Transparency International (TI), has ranked Nigeria at 149th with a score of 25 out of 100 on its corruption perception index, (CPI), which measures levels of corruption in public sectors in 180 countries and territories.
The report showed that Sub-Saharan Africa was the region with the lowest performance on the CPI. It had an average score of 32. This is a significant improvement over previous years and highlights the need to take immediate action.
Transparency International’s corruption perception score scored 180 countries. A country’s score is based on a scale from 0 to 100, where 0 indicates that it is very corrupt while 100 means that it’s very clean.
Over 120, or two-thirds (2/3) of these countries scored less than 50. The average score of 43 was a failing grade globally. In 2020, corruption was widespread in the world. It undermined COVID-19’s response, threatened global recovery and contributed to democratic backsliding.
“In 2020, Denmark and New Zealand were the top-scoring countries for corruption perceptions, scoring 88. Finland, Sweden, Sweden and Switzerland followed closely. South Sudan and Somalia scored just 12 on the index, making them the worst offenders.” the report stated.
It was also revealed that, despite some progress in fighting corruption, many countries are still failing to effectively tackle it. Nearly half of all countries remain stagnant on the CPI for almost a decade.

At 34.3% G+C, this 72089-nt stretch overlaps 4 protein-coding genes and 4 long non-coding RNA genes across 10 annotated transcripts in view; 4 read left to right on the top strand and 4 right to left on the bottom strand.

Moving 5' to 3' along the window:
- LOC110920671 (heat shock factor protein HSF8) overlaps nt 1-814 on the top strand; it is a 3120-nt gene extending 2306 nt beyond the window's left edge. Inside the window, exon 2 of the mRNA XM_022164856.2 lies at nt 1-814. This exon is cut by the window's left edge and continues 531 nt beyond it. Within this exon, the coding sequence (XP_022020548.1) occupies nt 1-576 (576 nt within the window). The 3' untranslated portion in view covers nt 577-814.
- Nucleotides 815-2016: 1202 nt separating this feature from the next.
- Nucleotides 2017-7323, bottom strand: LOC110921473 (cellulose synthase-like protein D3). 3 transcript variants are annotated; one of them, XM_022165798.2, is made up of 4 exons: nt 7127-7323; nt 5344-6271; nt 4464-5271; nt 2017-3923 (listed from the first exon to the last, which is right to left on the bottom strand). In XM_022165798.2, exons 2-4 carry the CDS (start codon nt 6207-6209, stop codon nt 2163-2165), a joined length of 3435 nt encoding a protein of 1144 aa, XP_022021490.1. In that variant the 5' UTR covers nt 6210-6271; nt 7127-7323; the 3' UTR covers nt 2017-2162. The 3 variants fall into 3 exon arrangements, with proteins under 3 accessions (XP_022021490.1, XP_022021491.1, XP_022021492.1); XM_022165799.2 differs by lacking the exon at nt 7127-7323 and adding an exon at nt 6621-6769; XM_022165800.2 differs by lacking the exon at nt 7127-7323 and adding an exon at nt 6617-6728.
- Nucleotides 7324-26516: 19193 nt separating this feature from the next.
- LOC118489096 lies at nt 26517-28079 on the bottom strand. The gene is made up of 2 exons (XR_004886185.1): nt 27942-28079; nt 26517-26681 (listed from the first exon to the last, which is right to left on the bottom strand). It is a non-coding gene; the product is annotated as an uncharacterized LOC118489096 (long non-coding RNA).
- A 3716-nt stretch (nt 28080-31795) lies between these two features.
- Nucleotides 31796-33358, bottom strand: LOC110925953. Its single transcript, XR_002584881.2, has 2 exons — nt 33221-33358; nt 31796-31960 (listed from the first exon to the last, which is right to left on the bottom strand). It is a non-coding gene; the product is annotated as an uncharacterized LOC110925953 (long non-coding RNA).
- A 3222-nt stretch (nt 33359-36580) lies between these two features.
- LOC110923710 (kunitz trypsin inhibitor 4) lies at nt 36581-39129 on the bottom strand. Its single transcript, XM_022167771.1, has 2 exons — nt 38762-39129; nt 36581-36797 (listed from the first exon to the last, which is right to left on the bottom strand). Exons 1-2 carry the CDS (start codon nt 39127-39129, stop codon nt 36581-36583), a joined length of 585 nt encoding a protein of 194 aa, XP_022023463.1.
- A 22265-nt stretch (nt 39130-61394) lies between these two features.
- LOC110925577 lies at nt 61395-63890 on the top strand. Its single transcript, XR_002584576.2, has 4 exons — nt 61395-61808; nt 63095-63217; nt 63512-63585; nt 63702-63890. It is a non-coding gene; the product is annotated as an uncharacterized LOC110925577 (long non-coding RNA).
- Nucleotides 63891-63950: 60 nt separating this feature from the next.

The report states that the COVID-19 pandemic was more than a health and economic crisis. It was also a corruption crisis. This was evident in the COVID-19 response. There was bribery for COVID-19 testing, treatment and public procurement of medical supplies, as well as general preparedness.
2020 was a terrible year in history. The global COVID-19 pandemic, its devastating effects and reports of corruption during COVID-19 all reverberated around the globe.
It stated that “Reports about corruption have increased since the pandemic broke out, and countless lives lost due to the issue undermining an equitable global response. In Nigeria, civil society organisations denounced reports of hoarding COVID-19 palliatives89 state-owned and called for anti-corruption institutions and to investigate the allegations.”
Transparency International observed that countries that invest in healthcare have a tendency to do better on the corruption index, which diverts money from essential services. Conversely, governments with higher levels of corruption, regardless how economic development, tend to invest less in their own health systems.
It recommended that governments in the region take decisive action to reverse SSA’s current position as the worst performing country on the CPI. This was especially true for economies that are already suffering from the ongoing economic recession caused by COVID-19.
The report placed Malawi and Zambia on a watchlist as they scored 33 and 30 points, respectively. There is hope that there will be a change of government to drive improvements in the future.
It stated that the rising levels of corruption could be due to inefficient national procurement systems. A stronger commitment to reforms in procurement and more open civic spaces will help to increase transparency and accountability.